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by Bob Grace, Ph.D.
Recently, I had a conversation with a client who was struggling with hiring a number of new employees. He was gun shy about making a selection because several of his most recent hires didn’t work out. As we got to talking about how the previous decisions had been made, I learned they were made using fairly typical and traditional approach: candidates were sifted using their education and previous experience as it was listed on their résumés. Then, final decisions were made based on traditional interviews, focused on past experience, strengths & weaknesses, and interest in the job. For many managers this is the only way they know to hire employees. Unfortunately, this approach leaves out a number of key steps and tools that can make selection decisions more accurate.
To improve the chances of a good hire, we discussed several improvements to the existing process. First, winnowing the candidates based on past experience and education is a necessary first step and screening decisions should be made on necessary background and experience. Once this pool is identified, the hiring manager has to focus on how the person will work and how they will fit within the organization. For example, if you need a sales person, you should ask whether they need to be competitive or collaborative. Before starting the interviews, the hiring manger needs to identify what the key characteristics of the ideal candidate are and how the ideal person will operate within the job. Describing what you are looking for is the most critical step in improving hiring decisions.
Once the ideal characteristics of a candidate are identified, a number of methods can be used to evaluate the candidates applying for the job. The first method involves what are called “behavioral interviews”. These interviews differ from traditional interviews, in that they ask the candidate to describe and be very specific about how they have actually responded to particular situations in their past instead of how they might respond to a hypothetical scenario. Traditional “hypothetical” questions yield textbook answers that sound more like what the candidate thinks the interviewer wants to hear. “Behavioral” questions give you answers of what the candidate has actually done.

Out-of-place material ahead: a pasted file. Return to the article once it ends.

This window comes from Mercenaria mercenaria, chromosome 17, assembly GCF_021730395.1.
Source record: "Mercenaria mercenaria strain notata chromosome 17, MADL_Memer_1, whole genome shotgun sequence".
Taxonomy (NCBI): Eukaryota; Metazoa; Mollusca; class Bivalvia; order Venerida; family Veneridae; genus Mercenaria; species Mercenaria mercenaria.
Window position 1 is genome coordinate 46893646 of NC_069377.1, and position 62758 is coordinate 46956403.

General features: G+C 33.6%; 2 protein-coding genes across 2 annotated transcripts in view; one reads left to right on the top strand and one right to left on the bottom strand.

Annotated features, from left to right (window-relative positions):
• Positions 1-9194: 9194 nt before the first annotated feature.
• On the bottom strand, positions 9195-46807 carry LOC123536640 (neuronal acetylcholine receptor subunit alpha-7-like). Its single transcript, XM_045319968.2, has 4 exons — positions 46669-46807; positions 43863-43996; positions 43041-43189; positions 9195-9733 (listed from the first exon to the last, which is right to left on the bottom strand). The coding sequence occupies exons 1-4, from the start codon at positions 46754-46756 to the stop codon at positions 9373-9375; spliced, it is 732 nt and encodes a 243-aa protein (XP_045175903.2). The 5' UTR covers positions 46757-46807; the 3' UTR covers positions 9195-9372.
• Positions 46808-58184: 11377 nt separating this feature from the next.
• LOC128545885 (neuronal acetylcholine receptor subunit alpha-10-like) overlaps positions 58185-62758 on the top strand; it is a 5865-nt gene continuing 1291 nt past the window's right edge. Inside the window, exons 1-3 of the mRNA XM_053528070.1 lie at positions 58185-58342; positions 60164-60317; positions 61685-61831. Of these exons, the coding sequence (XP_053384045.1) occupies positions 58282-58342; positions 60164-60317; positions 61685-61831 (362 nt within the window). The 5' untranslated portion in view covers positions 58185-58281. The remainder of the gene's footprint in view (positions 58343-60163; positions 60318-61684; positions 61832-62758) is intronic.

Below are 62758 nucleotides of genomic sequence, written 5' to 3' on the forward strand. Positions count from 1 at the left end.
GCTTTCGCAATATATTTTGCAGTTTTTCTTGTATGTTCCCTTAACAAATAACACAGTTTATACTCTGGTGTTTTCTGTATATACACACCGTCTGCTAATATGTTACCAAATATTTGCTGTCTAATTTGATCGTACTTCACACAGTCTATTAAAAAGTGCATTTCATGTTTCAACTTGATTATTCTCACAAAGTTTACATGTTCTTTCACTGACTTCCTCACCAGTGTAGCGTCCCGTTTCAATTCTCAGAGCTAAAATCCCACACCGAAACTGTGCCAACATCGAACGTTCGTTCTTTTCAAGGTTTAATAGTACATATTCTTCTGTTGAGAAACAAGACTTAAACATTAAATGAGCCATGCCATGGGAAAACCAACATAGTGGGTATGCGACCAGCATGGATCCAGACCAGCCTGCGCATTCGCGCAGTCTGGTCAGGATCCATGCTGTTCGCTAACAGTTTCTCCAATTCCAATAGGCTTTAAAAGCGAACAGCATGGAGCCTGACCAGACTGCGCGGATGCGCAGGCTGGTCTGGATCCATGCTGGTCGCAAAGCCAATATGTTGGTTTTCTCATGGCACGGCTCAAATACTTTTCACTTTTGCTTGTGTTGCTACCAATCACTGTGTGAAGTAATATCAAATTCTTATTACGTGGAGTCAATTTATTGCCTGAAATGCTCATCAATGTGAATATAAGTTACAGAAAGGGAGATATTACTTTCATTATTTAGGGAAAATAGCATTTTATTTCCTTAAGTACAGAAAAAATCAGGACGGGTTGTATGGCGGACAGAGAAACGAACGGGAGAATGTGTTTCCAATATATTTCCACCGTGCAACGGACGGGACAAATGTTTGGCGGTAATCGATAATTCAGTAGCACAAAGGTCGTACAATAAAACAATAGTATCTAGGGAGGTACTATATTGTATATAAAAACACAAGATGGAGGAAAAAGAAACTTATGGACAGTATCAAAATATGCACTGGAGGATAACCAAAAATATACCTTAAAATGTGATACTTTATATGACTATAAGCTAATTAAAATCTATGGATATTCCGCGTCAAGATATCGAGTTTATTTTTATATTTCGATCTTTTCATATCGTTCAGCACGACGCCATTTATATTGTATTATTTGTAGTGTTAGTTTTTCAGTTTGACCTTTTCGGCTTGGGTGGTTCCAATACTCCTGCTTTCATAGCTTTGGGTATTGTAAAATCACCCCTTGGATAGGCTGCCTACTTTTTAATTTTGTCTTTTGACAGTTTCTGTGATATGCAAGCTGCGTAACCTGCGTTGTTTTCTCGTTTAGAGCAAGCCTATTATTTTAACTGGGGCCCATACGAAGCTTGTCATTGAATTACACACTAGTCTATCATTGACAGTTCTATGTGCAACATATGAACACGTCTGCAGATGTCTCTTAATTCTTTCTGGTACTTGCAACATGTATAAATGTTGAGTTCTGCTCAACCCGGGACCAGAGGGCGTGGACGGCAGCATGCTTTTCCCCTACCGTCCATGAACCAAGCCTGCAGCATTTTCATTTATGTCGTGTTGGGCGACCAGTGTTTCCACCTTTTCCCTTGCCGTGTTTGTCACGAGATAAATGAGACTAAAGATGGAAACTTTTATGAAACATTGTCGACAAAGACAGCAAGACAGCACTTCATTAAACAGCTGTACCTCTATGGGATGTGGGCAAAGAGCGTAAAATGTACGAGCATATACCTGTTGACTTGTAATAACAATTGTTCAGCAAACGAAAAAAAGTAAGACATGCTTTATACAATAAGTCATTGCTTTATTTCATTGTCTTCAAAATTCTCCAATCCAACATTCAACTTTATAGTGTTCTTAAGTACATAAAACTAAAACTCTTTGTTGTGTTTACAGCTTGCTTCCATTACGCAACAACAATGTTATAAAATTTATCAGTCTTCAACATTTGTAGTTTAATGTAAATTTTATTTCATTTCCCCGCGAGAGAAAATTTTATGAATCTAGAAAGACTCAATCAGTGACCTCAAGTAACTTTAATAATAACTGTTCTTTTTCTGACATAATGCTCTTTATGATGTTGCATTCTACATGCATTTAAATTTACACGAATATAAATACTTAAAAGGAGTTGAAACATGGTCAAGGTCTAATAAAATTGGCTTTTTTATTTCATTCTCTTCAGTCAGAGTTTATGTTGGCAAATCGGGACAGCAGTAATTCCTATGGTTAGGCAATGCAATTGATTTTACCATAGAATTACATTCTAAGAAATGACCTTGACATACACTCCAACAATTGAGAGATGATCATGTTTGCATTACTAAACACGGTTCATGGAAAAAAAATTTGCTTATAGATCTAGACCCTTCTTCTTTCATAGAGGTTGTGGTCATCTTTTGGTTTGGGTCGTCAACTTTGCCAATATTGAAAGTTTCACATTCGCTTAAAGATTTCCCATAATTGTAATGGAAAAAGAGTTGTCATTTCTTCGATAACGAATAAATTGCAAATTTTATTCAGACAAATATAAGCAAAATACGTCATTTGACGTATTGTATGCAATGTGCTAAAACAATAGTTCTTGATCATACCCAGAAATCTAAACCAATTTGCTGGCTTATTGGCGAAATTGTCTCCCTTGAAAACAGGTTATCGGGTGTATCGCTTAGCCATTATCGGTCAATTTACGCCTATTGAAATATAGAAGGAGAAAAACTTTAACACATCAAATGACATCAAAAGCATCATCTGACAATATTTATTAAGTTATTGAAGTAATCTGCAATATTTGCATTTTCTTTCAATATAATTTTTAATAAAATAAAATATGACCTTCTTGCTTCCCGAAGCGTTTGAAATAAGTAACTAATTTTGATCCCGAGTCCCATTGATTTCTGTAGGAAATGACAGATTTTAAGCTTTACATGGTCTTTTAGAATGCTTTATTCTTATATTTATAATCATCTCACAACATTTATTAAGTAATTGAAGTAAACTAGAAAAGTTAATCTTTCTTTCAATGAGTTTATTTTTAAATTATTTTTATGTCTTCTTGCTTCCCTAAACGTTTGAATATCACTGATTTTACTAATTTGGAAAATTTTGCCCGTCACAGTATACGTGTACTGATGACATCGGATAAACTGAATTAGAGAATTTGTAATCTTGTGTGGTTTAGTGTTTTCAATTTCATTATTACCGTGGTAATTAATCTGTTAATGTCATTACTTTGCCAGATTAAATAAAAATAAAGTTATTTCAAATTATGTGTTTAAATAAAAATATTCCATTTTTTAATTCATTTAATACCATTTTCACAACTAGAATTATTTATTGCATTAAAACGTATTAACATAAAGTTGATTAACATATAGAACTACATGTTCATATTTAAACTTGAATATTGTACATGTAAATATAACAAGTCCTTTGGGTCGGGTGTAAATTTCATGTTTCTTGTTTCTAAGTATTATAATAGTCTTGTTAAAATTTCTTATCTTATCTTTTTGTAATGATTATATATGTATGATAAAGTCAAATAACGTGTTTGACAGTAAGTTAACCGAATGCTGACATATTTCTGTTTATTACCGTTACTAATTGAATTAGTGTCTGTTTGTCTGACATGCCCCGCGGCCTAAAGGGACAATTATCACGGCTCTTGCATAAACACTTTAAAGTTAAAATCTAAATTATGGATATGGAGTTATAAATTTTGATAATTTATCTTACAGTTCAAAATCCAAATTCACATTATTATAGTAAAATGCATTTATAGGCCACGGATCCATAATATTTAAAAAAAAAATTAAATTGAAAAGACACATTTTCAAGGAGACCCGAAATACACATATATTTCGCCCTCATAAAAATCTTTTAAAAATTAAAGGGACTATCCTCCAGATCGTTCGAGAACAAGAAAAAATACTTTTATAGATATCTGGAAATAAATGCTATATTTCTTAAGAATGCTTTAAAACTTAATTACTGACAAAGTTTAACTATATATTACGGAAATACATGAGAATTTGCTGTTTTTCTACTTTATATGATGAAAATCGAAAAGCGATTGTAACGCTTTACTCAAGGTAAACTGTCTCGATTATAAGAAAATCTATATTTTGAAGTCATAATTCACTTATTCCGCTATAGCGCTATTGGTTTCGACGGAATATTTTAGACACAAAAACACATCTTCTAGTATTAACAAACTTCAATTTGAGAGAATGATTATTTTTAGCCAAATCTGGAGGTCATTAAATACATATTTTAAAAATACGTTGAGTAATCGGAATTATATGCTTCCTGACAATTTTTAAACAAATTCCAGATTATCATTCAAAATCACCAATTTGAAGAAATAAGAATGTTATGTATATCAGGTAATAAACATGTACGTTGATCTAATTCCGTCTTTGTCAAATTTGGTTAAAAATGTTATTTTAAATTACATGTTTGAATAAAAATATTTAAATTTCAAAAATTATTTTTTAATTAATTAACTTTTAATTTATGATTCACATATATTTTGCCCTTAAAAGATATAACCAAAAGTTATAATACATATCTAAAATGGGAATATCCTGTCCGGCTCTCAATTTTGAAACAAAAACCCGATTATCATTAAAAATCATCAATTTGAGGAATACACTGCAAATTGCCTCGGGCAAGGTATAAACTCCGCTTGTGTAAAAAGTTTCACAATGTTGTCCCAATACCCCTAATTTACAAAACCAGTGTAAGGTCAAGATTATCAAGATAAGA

Behavioral interview questions usually take the form of “Tell me about a time when…”, with any number of relevant real world challenges following the “when”. For instance, “Tell me about a time when you had to deal with an irate customer,” may be asked of candidates for a customer service role. The interviewer’s job is to listen for specific actions the candidate took in that situation, without tipping them off to what you think the answer should be. A unique skill the interviewer must employ is listening for what’s not in the answer as well. It is possible a candidate may provide a very problem focused answer to the question about an irate customer, focusing on the needs of the customer, gathering information and providing a reasonable solution, without saying anything about empathy, concern or connection with the other person. It is up to the interviewer to pay attention to what is said and what is left out to gain a full understanding of how the candidate is likely to behave in similar situations in the future.
In future articles, we will cover other means to you can use to assess candidate fit for a role.